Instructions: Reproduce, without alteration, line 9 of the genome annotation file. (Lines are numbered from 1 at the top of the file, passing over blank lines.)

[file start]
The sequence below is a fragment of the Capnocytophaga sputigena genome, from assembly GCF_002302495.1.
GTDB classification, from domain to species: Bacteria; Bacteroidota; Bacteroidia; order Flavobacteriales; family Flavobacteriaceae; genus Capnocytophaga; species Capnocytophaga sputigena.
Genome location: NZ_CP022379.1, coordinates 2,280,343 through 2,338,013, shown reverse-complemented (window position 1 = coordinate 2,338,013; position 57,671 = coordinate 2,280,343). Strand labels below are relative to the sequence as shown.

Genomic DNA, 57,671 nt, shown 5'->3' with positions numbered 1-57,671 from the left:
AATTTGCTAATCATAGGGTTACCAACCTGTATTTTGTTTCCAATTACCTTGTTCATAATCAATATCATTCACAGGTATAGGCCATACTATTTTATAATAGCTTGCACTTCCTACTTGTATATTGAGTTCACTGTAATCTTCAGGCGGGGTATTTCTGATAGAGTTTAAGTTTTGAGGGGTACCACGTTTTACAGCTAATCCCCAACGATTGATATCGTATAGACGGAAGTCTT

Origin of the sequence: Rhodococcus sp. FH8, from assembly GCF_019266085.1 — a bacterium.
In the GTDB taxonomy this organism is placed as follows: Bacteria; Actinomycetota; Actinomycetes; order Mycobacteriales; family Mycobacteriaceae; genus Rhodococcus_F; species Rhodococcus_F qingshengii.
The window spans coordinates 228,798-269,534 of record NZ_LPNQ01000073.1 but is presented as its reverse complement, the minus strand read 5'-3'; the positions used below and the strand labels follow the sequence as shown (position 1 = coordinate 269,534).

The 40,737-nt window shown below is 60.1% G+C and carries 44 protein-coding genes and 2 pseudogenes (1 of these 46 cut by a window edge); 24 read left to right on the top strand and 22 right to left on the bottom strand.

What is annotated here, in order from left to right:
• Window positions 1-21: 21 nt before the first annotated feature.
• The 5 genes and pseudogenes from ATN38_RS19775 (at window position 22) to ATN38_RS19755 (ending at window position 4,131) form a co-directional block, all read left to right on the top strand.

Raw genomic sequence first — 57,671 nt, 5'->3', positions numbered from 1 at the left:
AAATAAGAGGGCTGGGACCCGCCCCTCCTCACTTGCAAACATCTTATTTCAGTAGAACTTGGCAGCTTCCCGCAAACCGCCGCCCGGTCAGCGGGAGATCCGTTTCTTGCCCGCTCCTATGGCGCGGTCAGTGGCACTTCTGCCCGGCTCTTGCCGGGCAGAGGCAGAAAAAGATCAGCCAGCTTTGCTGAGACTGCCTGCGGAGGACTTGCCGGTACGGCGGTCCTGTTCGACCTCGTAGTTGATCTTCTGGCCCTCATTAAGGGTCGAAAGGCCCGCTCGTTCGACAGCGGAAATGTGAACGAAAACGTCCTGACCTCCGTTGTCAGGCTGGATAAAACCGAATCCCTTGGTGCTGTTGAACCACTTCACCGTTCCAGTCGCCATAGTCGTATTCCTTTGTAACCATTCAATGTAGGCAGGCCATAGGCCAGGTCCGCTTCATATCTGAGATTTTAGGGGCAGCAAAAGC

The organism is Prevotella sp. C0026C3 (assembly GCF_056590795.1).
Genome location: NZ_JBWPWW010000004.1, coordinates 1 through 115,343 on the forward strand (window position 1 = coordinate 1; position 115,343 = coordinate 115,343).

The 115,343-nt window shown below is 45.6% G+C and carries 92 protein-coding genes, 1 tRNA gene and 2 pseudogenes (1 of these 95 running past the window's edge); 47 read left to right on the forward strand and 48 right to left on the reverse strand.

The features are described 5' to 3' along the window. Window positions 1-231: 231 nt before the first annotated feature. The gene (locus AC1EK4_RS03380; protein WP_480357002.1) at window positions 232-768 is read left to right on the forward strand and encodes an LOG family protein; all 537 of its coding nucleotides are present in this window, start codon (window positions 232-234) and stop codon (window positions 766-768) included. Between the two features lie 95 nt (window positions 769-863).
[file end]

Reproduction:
The 40,737-nt window shown below is 60.1% G+C and carries 44 protein-coding genes and 2 pseudogenes (1 of these 46 cut by a window edge); 24 read left to right on the top strand and 22 right to left on the bottom strand.